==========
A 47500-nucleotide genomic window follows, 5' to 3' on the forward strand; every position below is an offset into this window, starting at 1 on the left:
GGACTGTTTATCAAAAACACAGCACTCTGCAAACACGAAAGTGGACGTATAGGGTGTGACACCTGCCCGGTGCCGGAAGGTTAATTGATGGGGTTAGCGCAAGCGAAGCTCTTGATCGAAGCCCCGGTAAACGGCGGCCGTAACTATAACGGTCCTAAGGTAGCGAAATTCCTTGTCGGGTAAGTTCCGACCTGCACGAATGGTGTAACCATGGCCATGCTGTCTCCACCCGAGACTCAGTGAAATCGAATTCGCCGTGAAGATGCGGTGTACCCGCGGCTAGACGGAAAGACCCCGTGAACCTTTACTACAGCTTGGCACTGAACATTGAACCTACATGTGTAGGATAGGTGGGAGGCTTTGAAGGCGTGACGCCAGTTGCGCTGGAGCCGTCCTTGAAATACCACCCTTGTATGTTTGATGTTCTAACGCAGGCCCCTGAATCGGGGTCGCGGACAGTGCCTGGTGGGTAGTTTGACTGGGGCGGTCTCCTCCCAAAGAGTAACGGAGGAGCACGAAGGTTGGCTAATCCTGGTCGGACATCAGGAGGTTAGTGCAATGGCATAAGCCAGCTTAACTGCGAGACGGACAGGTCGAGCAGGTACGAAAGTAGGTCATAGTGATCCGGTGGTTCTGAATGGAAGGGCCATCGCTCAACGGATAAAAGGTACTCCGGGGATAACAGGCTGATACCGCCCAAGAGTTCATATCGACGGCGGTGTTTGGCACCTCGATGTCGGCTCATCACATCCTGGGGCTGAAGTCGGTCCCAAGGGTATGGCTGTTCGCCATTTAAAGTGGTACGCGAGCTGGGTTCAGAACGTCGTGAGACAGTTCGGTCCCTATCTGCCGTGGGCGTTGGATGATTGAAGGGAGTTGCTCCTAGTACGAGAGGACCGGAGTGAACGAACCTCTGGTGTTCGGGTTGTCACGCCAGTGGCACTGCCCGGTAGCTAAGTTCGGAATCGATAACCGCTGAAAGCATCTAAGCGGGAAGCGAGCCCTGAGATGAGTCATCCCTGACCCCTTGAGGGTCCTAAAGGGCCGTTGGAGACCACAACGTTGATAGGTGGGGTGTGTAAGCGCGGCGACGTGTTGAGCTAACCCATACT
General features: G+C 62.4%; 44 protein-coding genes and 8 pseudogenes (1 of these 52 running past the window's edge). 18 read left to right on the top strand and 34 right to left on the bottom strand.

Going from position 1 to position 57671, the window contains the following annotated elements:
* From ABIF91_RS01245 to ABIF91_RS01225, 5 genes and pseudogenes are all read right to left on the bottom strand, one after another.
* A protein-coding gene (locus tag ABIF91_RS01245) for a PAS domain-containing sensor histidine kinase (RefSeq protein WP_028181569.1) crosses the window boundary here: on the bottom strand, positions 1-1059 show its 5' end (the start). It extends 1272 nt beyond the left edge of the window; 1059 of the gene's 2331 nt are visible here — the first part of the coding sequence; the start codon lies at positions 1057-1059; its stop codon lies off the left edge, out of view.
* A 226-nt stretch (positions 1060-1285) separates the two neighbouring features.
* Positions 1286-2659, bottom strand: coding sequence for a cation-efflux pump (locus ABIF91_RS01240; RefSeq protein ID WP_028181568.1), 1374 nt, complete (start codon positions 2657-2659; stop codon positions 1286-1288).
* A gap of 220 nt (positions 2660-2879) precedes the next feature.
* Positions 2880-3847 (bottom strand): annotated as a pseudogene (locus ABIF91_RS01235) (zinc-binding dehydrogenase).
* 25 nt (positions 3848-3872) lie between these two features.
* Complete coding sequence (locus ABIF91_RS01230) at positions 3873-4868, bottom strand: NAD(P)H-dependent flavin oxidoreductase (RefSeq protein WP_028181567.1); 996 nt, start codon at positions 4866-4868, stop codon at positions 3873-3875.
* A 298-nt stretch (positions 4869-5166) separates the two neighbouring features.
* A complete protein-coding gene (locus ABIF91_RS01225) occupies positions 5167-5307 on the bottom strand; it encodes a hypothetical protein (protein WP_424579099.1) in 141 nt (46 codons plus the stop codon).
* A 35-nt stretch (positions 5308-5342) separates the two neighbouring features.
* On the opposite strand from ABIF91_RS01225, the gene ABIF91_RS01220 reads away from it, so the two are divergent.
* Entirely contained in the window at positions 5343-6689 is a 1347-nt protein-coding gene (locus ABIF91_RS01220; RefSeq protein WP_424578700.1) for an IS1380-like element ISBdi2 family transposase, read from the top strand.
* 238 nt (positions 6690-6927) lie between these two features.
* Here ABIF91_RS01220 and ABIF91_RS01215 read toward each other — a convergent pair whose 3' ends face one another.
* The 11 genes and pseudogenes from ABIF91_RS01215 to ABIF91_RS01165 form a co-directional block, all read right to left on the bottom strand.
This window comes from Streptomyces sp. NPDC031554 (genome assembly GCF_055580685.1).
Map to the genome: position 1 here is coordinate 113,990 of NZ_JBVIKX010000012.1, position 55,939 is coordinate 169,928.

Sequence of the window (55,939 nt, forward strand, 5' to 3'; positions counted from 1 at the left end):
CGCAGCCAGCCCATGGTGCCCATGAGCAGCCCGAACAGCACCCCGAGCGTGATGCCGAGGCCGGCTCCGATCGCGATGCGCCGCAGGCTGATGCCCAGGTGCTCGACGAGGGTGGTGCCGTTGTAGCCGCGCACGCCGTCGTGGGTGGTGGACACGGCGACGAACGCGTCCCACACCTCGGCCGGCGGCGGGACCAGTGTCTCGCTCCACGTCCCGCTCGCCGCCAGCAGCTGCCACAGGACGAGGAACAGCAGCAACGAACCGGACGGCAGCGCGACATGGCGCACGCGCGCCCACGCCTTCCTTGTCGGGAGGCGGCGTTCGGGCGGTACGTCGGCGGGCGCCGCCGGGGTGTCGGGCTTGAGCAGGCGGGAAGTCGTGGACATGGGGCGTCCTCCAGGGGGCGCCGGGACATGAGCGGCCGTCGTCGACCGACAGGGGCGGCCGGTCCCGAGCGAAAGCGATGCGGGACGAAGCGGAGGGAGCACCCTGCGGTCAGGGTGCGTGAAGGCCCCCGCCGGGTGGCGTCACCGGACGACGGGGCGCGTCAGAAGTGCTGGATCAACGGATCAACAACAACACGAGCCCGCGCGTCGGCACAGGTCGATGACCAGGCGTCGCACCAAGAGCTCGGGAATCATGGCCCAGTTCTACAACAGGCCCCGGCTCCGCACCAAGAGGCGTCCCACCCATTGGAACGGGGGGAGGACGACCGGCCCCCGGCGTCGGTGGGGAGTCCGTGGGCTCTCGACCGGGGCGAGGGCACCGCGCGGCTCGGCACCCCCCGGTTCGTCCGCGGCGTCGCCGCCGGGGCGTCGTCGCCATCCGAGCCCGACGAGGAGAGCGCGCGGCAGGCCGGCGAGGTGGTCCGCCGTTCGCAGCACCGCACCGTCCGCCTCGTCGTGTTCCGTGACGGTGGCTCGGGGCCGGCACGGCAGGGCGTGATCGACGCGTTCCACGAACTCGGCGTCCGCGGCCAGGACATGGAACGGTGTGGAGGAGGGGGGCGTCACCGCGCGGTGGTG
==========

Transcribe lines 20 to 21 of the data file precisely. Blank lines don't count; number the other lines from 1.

* The 11 genes and pseudogenes from ABIF91_RS01215 to ABIF91_RS01165 form a co-directional block, all read right to left on the bottom strand.
This window comes from Streptomyces sp. NPDC031554 (genome assembly GCF_055580685.1).